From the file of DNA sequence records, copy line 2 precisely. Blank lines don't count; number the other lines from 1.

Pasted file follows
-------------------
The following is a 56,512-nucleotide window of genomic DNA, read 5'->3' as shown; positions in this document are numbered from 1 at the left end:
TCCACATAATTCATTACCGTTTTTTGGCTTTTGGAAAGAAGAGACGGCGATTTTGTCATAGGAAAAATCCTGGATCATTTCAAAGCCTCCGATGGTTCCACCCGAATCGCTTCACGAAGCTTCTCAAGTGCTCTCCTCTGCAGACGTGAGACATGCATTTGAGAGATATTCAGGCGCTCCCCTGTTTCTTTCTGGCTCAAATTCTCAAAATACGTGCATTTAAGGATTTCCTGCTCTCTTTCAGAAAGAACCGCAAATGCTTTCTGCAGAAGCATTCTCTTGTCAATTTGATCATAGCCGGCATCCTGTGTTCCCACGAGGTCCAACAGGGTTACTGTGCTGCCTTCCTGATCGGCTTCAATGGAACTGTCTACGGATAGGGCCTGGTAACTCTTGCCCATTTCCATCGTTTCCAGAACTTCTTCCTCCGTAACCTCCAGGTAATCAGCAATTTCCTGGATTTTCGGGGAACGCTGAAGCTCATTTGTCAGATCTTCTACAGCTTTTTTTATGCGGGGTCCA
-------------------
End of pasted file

TCCACATAATTCATTACCGTTTTTTGGCTTTTGGAAAGAAGAGACGGCGATTTTGTCATAGGAAAAATCCTGGATCATTTCAAAGCCTCCGATGGTTCCACCCGAATCGCTTCACGAAGCTTCTCAAGTGCTCTCCTCTGCAGACGTGAGACATGCATTTGAGAGATATTCAGGCGCTCCCCTGTTTCTTTCTGGCTCAAATTCTCAAAATACGTGCATTTAAGGATTTCCTGCTCTCTTTCAGAAAGAACCGCAAATGCTTTCTGCAGAAGCATTCTCTTGTCAATTTGATCATAGCCGGCATCCTGTGTTCCCACGAGGTCCAACAGGGTTACTGTGCTGCCTTCCTGATCGGCTTCAATGGAACTGTCTACGGATAGGGCCTGGTAACTCTTGCCCATTTCCATCGTTTCCAGAACTTCTTCCTCCGTAACCTCCAGGTAATCAGCAATTTCCTGGATTTTCGGGGAACGCTGAAGCTCATTTGTCAGATCTTCTACAGCTTTTTTTATGCGGGGTCCA